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Julie Adams and Angela Cummings, partners at FordHarrison, examine the employment law implications of workplace automation. FordHarrison is the US member firm of global HR and law firm alliance Ius Laboris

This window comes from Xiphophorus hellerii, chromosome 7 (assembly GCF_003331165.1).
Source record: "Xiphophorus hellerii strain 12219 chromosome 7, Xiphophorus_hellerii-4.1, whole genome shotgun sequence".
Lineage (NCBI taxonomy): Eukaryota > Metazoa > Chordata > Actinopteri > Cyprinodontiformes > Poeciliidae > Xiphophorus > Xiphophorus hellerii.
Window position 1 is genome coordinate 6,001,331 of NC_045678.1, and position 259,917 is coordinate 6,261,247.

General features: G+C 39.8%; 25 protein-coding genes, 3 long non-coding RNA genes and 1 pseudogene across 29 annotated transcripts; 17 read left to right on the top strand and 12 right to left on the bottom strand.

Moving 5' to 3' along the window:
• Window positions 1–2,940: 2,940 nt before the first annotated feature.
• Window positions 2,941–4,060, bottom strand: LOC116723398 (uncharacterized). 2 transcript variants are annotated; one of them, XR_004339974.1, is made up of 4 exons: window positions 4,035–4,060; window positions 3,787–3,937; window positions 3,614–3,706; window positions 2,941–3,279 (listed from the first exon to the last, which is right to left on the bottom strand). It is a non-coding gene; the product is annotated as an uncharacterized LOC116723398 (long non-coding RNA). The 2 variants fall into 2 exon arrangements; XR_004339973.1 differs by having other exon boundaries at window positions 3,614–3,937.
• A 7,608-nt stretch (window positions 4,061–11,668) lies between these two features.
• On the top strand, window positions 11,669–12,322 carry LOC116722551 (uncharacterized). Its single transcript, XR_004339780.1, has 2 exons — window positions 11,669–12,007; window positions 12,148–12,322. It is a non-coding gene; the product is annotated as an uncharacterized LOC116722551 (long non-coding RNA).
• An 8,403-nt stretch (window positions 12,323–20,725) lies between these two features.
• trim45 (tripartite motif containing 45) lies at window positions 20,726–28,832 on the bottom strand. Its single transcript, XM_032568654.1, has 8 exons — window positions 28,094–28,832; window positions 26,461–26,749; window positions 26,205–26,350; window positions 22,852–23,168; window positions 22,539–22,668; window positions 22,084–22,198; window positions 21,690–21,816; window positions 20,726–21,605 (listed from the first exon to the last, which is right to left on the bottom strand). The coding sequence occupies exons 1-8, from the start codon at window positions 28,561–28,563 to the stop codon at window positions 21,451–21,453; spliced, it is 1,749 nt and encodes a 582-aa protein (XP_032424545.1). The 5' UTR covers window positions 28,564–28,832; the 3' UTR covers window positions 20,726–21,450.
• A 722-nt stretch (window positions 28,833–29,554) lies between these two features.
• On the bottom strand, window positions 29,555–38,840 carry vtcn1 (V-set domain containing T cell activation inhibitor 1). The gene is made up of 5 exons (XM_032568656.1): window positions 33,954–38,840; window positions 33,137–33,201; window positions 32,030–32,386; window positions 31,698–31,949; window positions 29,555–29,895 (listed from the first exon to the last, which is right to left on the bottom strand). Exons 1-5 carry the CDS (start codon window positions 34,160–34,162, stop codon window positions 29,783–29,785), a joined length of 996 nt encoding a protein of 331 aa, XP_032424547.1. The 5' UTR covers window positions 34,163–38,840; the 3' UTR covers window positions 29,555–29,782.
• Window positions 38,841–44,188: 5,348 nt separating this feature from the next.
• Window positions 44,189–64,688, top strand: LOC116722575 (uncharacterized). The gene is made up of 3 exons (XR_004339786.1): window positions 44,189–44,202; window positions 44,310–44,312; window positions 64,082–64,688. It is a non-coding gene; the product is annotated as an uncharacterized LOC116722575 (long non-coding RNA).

While automation in the workplace has been used for decades to improve speed, efficiency and cost effectiveness, until recently, automating work requiring judgment and perception was reserved for science fiction films. In the last five years, however, the wide availability of powerful computer chips, big data storage and processing, and inexpensive sensors, as well as the development of new algorithms, have led to improvements in “cognitive computing” and “artificial intelligence” (AI). As a result, machines are increasingly being used to perform a range of responsibilities previously performed by humans. For example, a Buddhist temple in China has welcomed a robot monk into its order in an effort to attract new practitioners. In June 2016, two Belgian hospitals introduced a humanoid assistant named Pepper to greet patients. While robotic versions of human employees will not be replacing entire workforces any time soon, companies are integrating AI-powered systems in the workplace to enhance their decision-making processes. These emerging technologies will significantly impact the white-collar workforce, making it essential that companies understand the legal risks associated with the use of these technologies.

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